hello everyone my name is Ankit Agrawal I'm a research associate professor in the Department of Electrical Engineering computer science at Northwestern University I'll be speaking today on materials informatics and big data realization of fourth paradigm of science and material science we'd like to begin by thanking the organizers for inviting me to give this talk and also the numerous collaborations that I have in this space being a computer scientist I actively collaborate with a lot of materials researchers and experts all over the world for most of our materials informatics works in particular I would like to acknowledge professor all of Chaudhary who has been more than a mentor for me I've learned a lot from him and I'm still learning now also I'd like to thank the funding agencies NIST NSF DARPA and Air Force office of sponsored research for supporting the works that are presenting today so I'd like to start with the bit of background about what kind of works I do in general and our group as a whole so I strongly believe that in this era of big data there are these two subfields of computer science data mining and high-performance computing that need to be integrated more than ever before so we call it high-performance data mining where we take these data mining algorithms like clustering and so on and scale them up to tens of thousands or even hundreds of thousands of processors to make them amenable for big data analytics and then I'm personally very interested in now also applying these high-performance data mining algorithms in different domains like materials healthcare social media or by automatics and so on so of course in this talk I will be speaking mostly about materials informatics box why you became interested in this you know it happened back in 2011 when this materials genome initiative that I'm sure most of you are going off this federal initiative was announced which aims at accelerating the moment of advanced materials 2x faster and to exchequer dear everyone I will takes specifically identified to play a major role in realizing the goal of this initiative so that's why now we got into this whole area and as part of our efforts over the last six seven years now I have these hundred projects part of the NIST Center of Excellence chime at center of variety of materials design which is a 30 million dollar center news sponsor Center and I am privileged to co-lead the data mining efforts across the center there's also Air Force project on microstructure aspects of materials DARPA projects project on thermoelectric materials and part of the NSF Big Data spoke the Midwest book there is a northwestern data science initiative which is an internal funding mechanism there you have been collaborating with Greg Olsen on steal specific data mining and then lately there has been a lot of interest from industry lot of companies have opposed us over the past three months and expressed interest in you know learning and applying these data ribbon techniques and be industrial workflows so here is one such relationship with Toyota that has been formalized recently so there's going to be the purview of my talk I will present some basic background about materials informatics and big data and then most of the time I expect to spend on you know depicting illustrative materials informatics works from our group and then in the end I'll try to give a demo of some of the tools that we have so let's begin so this is one of my pet slides paradigms of science so if you look at how science and technology has evolved over the centuries not just years or decades we can very clearly identify these four paradigms of science so tell about 17th century all science was purely empirical everything was based on observations today it is famous as the experimental branch of science there in 17th century when calculus was invented we could take real world phenomena and express them as but much equations so things like Newton's laws of motion laws of thermodynamics in material space they are available examples of the second paradigm of model-based Cerreta consents then with when computers were invented 1950s we could take these equations and solve them now on computers and later on super computers so this led to the third paradigm of simulations computational science and good examples of third paradigm in material space is the things like density functional Theory molecular dynamics or finite element modeling and so on over the last 10 20 years the sheer amount of data that has been produced from these first three paradigms there as far outstripped our capacity to make sense of it so they've become very good at collecting more data generating more data storing bigger and bigger also better retrieving it reliably and and so on but when it comes to analyzing and extracting actionable insights out of it our ability has been rather limited so that's why this fourth paradigm of science that is of there's a big push of that for this fourth paradigm which is big data driven science where data itself becomes a resource so in addition to all the physics that we know all the domain knowledge all the computational power that we have for doing simulations and so on just the data sheer amount and volume velocity of data itself that it's a that is a resource in driving distance so things like predictive analytics lasting relationship mining anomaly detection these are key techniques in this paradigm so have this avoided article from a couple of years over where I described this in the context of materials if you're interested you can take a look so talking about Big Data there are different features of Big Data you may have heard of different V's and these three central V's volume velocity and variety these are the essential waves which differentiate the data from other kinds of data and then there are other things like variability velocity which are features of any kind of data including between the goal is to analyze in in a way that we can extract value out of it and utilize it in ways for actionable insights so needless to say this whole process of big data analytics is nothing sort of finding needle in a haystack and I particularly like this example a lot because it not only signifies the difficulty in finding the right needle but also it demonstrates the ease of finding the wrong needle so in other words if you're not sure exactly what you know right if you're not aware of the strengths and limitations of the data if you don't have sufficient domain knowledge or if you don't know Stinson limitation of the algorithms the techniques that you are applying on the data then you can very easily fall into the trap of these wrong needles and it is much more costly in engineering applications than any marketing kind of application so for example if I if I get an email from Amazon that you know based on your search history you may be interested in this if I am then great but if I'm not I can just delete that email but if I make a mistake in engineering application let's say I discover any material which I claimed to be very very much optimal in you know it has all magic properties and I start making you know planes out of it which is out of it without proper management validation then that can be you know the cost of that is prohibitively large so it's very important to have the right set of expertise in any materials informatics project in order to get reliable and trustworthy results so if there is one thing you know coming from a computer science background is there is one thing I've learnt from our collaborators in material science then that is that everything in material science depends on these so-called pstp relationships so this very fascinating to me because I have worked a lot in other domains like bioinformatics where everything depends on sequence structure function relationship so there is a DNA sequence that gives us ISO protein sequence that gives rise to protein structure and then function and pretty much everything by and for what is depends on that so here everything depends on this processing structure for the performance registration relationships where science relationships of cause and effect go from left to right and engineering relationships of goals and means go from right to left and these are many to one so in the process in space there can be many different processing routes that give the same structure that give that to the same instruction and the same property can be achieved for multiple structures so the forward problem of given of material what's the property it's easier not easy but it's easier the inverse problem of given a property what is the material that's much harder and much more important for materials design so what can lead a mining do but Ilsan format is which essentially the application data mining in materials it can generate for models for predictive analytics where we can express property and the function of some representation processing composition structure and then if they are accurate so they are almost always very fast because they're just data models they don't depend on any differential equations or anything like that so they're always fast but if they're also accurate and that depends on how you make the model then they can also help in the inverse ones because inverse models are nothing but optimization problems and it typically involves multiple invocation of the forward model so if you have a fast and accurate forward model it can help in the investment now I get this part of that if I had acted so based on that you have come up with this modulus informatics knowledge discovery workflow where we the vision is to combine information from heterogeneous materials databases and using a series of unsupervised and service learning steps we can arrive at knowledge which in this case is invertible PSP relationships so with that background let's dive a little bit into the examples of the words that that we have been doing one last few years so a lot of work in terms of forward models which is a property prediction problem so we have predictive models for properties such such as steel fatigue strength formation energy band gaps glass forming ability bulk modulus Civic coefficient and so on and then we have taken some of these models and solve the inverse problem of optimization or discovery and we have been able to discover thousands of stable compounds by not restricted materials semiconductors metallic glasses and recently they are also used for inverse microstructure design there is also some work on structure characterization which is technically it's an inverse problem but I listed separately because it has some unique features of image based characterization tasks so we'll discuss that separately so each of this bullet Daschle is is an hour long talk and strength so I'll not go to detail of any of these but I'll try to give some highlights of some of this some of these works and then if they are question you are welcome to reach out to me every first example I want to show is steel data mining here we're using data from Nimes Japan National Institute of material science it has about 400 observations experimental observations of steel with all the composition and processing information and the property of interest which is rotating bending for the extent that 10 to power 7 cycles using a supervised learning framework of pre-processing features nature potato modeling and evaluation back into the world 14 we showed that we can generate highly accurate for models ready tomorrow so fatigue strength they first published in I have a my and just in a few months we got an email from the editor that her article has become highly accessed because at that time these techniques were very new data driven techniques were pretty new in material science and there was a lot of interest around these so over the years from that point we have actually improved for these models by using advanced data-driven methods and sample modeling and so on and also developed an online calculator which is available on this link and I'll try to do whatever in the end which which is better than the previous models for details you can also look at the latest paper that we publish in a journal of fatigue few months ago so this is one example of data mining one experimental proteins data which is small data or from computer science standard just forward of the vision but it is actually very big data from material science standards was it took names almost 50 years to collect this data to generate this data so this is an example of our experiment data mining the next example I want to show is of DfE data mining it's a collaboration between our group and crystal water and here at Northwestern who holds the Oakley MD open quantum mechanically device and also researchers from University Chicago and mist so this database Jarvis DFT that is hosted at NIST as the most of you may know density function theory it's a simulation technique which takes a crystal structure and composition as input and then it can calculate many useful properties so we wanted to make our models database data-driven models based on this data and the the real the underlying problem here is data representation so how to represent the material for the machine learning algorithm so there are composition based models where just based on the knowledge that for example ferric oxide has two atoms of iron and the three atoms of oxygen we can calculate a library of attributes like average atomic pass average atomic number electronegativity s PDF electrons and so on and then this vector can be used as a representation for the material for building module sort of similarly we can use structure aware models where we are using something known as Voronoi tessellation where you can capture the local environment around that of using this foreigner cell and come up with attributes like average bond lengths and coordination numbers and so on and then again that vector can be used as a representation for data model and of course structure based models are more accurate because it has both of and others so there is this one direction of where we are trying to collaborate with domain experts and see how much domain knowledge can be adding to the model but as computer scientists we were also interested in something diametrically opposite that let's say if we don't give any domain knowledge to the model or for for any reason maybe it's not available or it's difficult to port it's difficult to identify or whatever it may be then what is the best we can do so we are using these deep learning models that many of you may be aware of they have created practically an earthquake in many computer vision tasks and image processing towers and national language wasn't toss over the last few years and they have been used successfully in many applications like self-driving cars and speech of admission and image processing and so on so and the key advantage of these deep learning techniques is that it eliminates or at least significantly reduces the need for hand engineering attributes so it can Ruby draw data the raw pixels rawski signals and so on so here also we are doing out of hand engineering right we are putting domain knowledge into the model so we said okay let us not put any domain knowledge let us give it raw data so raw data here is just elemental fractions so for ferric oxide we only want to give the model the fact that it has 40% iron and 60% oxygen and it's an iron oxygen they are just IDs there is no periodic table information that what is what is the group number what is this that nothing just a vector 100 so on also elements and the fractions and then we saw that as we give more and more training data to this model here is the neural network architecture then at some point it surpasses the earlier models it surpasses the models that are encoding even domain knowledge so first time when when a student shows this to me actually I was I didn't believe so people always tell me that you know they're skeptical of data mining and I tell them that I am the biggest skeptic so when something like this happens I I don't trust it immediately so I started the student and figured out what you know why it is working and where it is working correctly or not and we looked at some of the features of the network like activation that you know what exactly is happening inside the network in trying to interpret the neural network and then he found surely that this model is learning the chemistry of materials at some level so for example it was able to know that lithium sodium potassium cesium these all are somehow more similar to each other than vegetable elements or for example a group one element and a group seven element when combined together terms to form a stable platform we did not give any such information to the model a priori but because it has had big data available thanks to okay MD and you know this availability of big data it was able to learn this my technique and that's why it is working better so we're able to get up to 20 percent more accurate and two orders of magnitude faster models and based on these we also have a lot of inverse models which essentially is a trivial idea you just have to make a powered model using a technique and then you can use that to the scan everything so let's say you want to scan alternatives so all the compounds of the formula ax b YC z so there are about a million combinations assuming there are hundred as elements also and with all this flow symmetries they may be around a billion combinations you just scan everything and then convert this set to a ranked list which can be used to guide experiments on simulations and then add it to the database have them in this iterative cycle has been shown to have a lot of promise to accelerate between discovery again lot of software available if you are interested to use it of course papers the thread example I want to give is of elector metrics data mining again similar workflow just the property of interest is thermoelectric for for dyslexia coefficient the thing I want to highlight here is outlier analysis so the way this data was collected was it was I started from literature and a group of undergrads were fed sub Pisa and asked to read some papers I'd make an excel file out of it so but we use this video to build model we found that the model is doing pretty good at you know for the most part but there are some outliers as you may see here which are very much off the diagram so the postdoc was working on it code helper cell but actually go back to the papers and see what went wrong but surely she found that they were systematic errors in the data collection in some in some cases the sign was missing so the CMA provision is a bipolar quantity it can be positive or negative so some cases is a sign was missing so obviously that will have a big impact on the error and in some cases the magnitude was wrong because the suitor just collected the wrong number because you know they are not experts immediately at least undergrad students so then they did whatever best they could do but this study to our surprise you know we did start off with that but it kind of showed that data mining can help in at least like automatic or at least semi-automatic data curation which is very important they show right now for many materials databases in general but specific for materials because data is small in general we want to microstructure space this is a collaboration with Surya currently from Georgia Tech and here we are looking at the homogenization and localization problem so given a two phase composite when you apply a loading condition at the macro scale how does the strain gets distributed at the micro scale that is that what the localization problem is typically it is done using finite element modeling that you see here so there are these hot spots that the red spots where the strain is maximum and that's where the crack is expected to initiate and it takes around 45 minutes to do a finite element simulation and we are trying to see whether we can do the same using data models so here you see there are four different scenarios as you add more and more domain knowledge to the model like the far right you see two-point statistics based data mining models so there we can very accurately reproduce these hotspots and in a fraction of a time so down from 45 minutes to less than a second plus a one-time training cost which is a few minutes so this this can be very useful for this workflow of Fe M based calculations and recently we also tried deep learning on this and I'm not showing the results here because they are currently under review but they have been significantly more accurate than the current models up to 50 percent reduction in error compared to what I am showing right now this is another example of a microstructure optimization so inverse problem collaboration with virasana Raghavan from Ministry of Michigan aerospace department the material of interest here is magnet or elastic iron gallium alike on Calvin all just like thermoelectric materials convert heat and electricity magnet or elastic material can convert elastic force to magnetic field so there are applications in actuators and services industry for models are well known that's not a problem but the inverse models are a challenge because of high dimensionality so back to the DFT example we are three dimensions there right if you are looking at Turner is there there are three dimensions and we can just scan everything it's just a billion now so combination but here because microstructure is a continuous thing and we here used orientation distribution function 76 dimensional orientation distribution function ODF for representing the microstructure so even if you assume there are just two possible values for each dimension 2 to power 76 formulations are enormously large to be able to scan everything so in fact we did some calculation that even if you have a very fast forward model of just one microsecond then you know then it'll take more than 10 billion years to calculate or to scan everything don't prescribe that time space so that's probably expensive so we came up with this data-driven approach of random data construction saucepot refinement and such region direction which are based on feature selection and distantly based methods and that helped us you know achieving up to 80% faster and 20% better solutions than traditional methods and more importantly for the first I had multiple solutions were discovered so if you remember the pspp figure the inverse models are one too many so we want to be able to identify as many materials as possible which optimize a property so here you see 26 structures micro structures that optimize the Magno spective property and this was back in 2015 trying to figure ports is very close formalist and then recently one of our students added a tolerance parameter to it by which he has increased this from 26 2010 of thousands structures which produce a property within 0.0 0.0 something like that this is a structural characterization work so image remaining now in collaboration in the film arctic graph from Carnegie Mellon and here the problem is given a VSD electron backscattered diffraction image can we infer that which orientation it came from what are their three Euler angles sort of the angle Triplett we want to infer so we developed a deep convolution the motion network based model for this with a customized loss function because these numbers these hangers are also predict they are numbers for them they are special numbers they're they're periodic so like one degree and non-degree is very close to each other so we came up with this customized loss function cos inverse of of the difference of angles so that everything is mapped to zero to PI and it agrees the training cost a lot so you can see it almost takes a week to train these models but it's very fast order of magnitude faster and about you know half the error compared to the nearest neighbor with cosine similarity statement method that they are using so this was published in Big Data which is a proper versus conference few years of a couple of years about the material side Journal paper is correctly this is a recent work set collaboration with a chair from Northwestern where we are using something called generative adversarial networks so here we have not one but two neural networks one of them is called generator and another is called discriminator so simple simple to commonly use analogy to explain this is given normally that you can think of generator as a group of criminals who are trying to produce fake currency and discriminator as the police who is trying to catch them so as you train both these networks simultaneously with more and more data they kind of make either each other stronger and stronger till they achieve the Nash equilibrium the theoretical master problem equilibrium and at that point the generator can be used for some useful work so here you see the original micro structure the Regal micro structure and these are the generated ones from the generator that not only visually look similar but also confirmed to be similar by statistical analysis to more statistics and so on and they can also be used in connection with an optimization method like where's your optimization and just about 100 iteration we can get to the optimal micro structure in this case it's an optical property of the micro structure so this optical this optimal micro structure was found to have one photo two percent better property than the traditional micro structure rather than the traditional techniques so they kept it and then there are some other advantages which I don't have time to go into but it is all documented in this paper which one just one except it should appear so so mechanical design special I think it's my last example so till now we looked at micro scale images data mining on micro screen we have also shown that we can do the same thing on macro scale images so we were looking at pavement images from Federal Highway Administration NTP program and the goal here is to distinguish between crack and non crack images and look at the data size is just thousand images people typically believe that you know for deep learning we need big did huge amounts of data which is true but when we don't have that there are other ways you can get around so then something called transfer learning so here we are using pre trained model called VD 16 which is treated on image net which is a very big data set of images 15 million plus images and use that network to get features on these images and then use it for determine so that we were able to get up to 94 90% accuracy of classification and this was published in construction of building materials searchable UT news recently and then very recently we have taken it to the next level collaborative your own company which is taking images of these infrastructure building some so on there it is difficult to manually go and take pictures and again the problem is same crack detection but look at the image it has it sense an order of magnitude small just about hundred images but again because of this transfer learning approach you are able to get up to 90% accuracy so it's again this approval concept for now but we can apply these techniques in all kinds of problems if there is proper expertise other thing so these are some of the works that I described some of them and if there is a couple of minutes I'd like to give a quick demo of some of the tools that we have developed so it's all available on this link in ferrati CS not Western we do so in material science we have example the steel frictional predictor you can put a steel of your choice composition and processing and it can give you a prediction of the phase and real time with quantified in certainties which is very important for any prediction then the same thing you can do for this is a formation energy predictor you can put the compositions of your choice and it can give the predictions of the deep learning model is the most accurate but you can use other models also if you like and then there's a thermoelectric toolkit there are there are models for Seebeck coefficient and bulk modulus so here again you can put a composition information you cannot do composition as you see here it's a dope composition and it can give you the Seebeck coefficient predictions at different temperatures it's a temperature dependent quantity so here you see it is all negative and it is increasing with increasing temperature which is expected and negative means it's n-type material and similarly for bulk modulus you can put a CAF file you can upload a CF file and it can give you predictions to show that because of lack of time so there are some examples of the material science tools like there are also similar tools in other domains like healthcare check them out as well so like to end with this take-home message that the queue to success in this materials informatics is interdisciplinary collaborations it was for some strange reason the fields of material science and computer science they haven't talked to each other as much as they should have biology in computer science they started talking back in 80's 90's so bioethics is a very immature thing right now but that cannot be said for materials informatics so I think that is really the key but there are so many techniques in computer science that are just waiting to be applied which is that we don't know the problems the existing problems in materials and hopefully you know all the problems and we can work together to solve them so I think more computer science participation is very much required and I very much like to see community as a whole going towards that in the future coming years thank you so much for attention if there are any questions please feel free to reach out to me on my email here and I will be happy to get back to you thank you so much Thanks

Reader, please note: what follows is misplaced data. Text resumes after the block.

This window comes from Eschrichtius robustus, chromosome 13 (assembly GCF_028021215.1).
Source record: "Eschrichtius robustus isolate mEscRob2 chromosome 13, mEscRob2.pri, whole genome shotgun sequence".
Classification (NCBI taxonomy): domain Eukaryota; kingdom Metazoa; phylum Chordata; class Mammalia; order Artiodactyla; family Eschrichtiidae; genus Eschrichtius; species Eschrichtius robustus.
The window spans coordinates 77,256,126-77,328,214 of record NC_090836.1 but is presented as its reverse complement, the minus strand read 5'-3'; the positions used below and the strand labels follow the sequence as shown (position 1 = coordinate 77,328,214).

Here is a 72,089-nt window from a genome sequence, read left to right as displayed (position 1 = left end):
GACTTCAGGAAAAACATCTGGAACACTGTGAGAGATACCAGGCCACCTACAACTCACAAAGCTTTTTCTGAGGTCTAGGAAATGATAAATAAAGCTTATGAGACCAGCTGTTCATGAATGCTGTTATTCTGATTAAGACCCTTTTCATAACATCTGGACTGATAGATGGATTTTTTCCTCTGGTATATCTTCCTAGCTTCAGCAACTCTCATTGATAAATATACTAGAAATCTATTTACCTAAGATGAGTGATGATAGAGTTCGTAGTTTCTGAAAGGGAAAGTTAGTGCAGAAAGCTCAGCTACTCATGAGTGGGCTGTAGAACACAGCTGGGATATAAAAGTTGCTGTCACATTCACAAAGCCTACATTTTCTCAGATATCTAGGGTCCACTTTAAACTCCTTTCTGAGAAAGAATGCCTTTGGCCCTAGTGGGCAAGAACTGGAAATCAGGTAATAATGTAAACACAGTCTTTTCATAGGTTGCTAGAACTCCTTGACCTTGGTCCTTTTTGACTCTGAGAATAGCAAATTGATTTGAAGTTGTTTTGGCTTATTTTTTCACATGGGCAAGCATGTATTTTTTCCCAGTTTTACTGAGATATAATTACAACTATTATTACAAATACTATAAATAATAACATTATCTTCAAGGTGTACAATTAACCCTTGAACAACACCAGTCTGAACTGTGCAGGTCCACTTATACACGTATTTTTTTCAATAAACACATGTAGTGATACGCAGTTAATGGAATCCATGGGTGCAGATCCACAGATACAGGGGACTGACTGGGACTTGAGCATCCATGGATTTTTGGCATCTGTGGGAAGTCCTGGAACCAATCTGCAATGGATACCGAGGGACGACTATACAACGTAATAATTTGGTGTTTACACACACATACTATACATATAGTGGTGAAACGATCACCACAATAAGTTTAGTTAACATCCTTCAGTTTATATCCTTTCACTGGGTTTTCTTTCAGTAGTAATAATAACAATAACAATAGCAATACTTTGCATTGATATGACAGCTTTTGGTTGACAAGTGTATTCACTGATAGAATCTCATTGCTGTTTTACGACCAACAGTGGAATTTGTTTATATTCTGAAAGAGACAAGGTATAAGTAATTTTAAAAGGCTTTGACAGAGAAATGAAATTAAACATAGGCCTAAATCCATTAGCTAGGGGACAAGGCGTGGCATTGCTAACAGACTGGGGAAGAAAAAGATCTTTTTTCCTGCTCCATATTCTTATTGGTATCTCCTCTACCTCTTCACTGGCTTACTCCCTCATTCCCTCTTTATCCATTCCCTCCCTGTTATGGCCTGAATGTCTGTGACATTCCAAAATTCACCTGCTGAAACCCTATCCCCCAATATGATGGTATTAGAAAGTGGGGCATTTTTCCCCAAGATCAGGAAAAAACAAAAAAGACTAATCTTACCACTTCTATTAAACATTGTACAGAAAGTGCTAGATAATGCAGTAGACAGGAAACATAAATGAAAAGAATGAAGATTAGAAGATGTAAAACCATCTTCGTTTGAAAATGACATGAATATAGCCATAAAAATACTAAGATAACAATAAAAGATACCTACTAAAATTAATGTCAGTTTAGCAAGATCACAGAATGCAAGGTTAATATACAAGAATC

thanks for sharing this very nice talk. I am a material researcher working on semiconductors for photoelectrochemical water splitting such as metal oxides, oxynitrides. I dont know if you can do some work on this topic.

One of the best introductory talk on materials informatics with a good explanation of accomplishment in the projects.

good talk

coula you give me ppt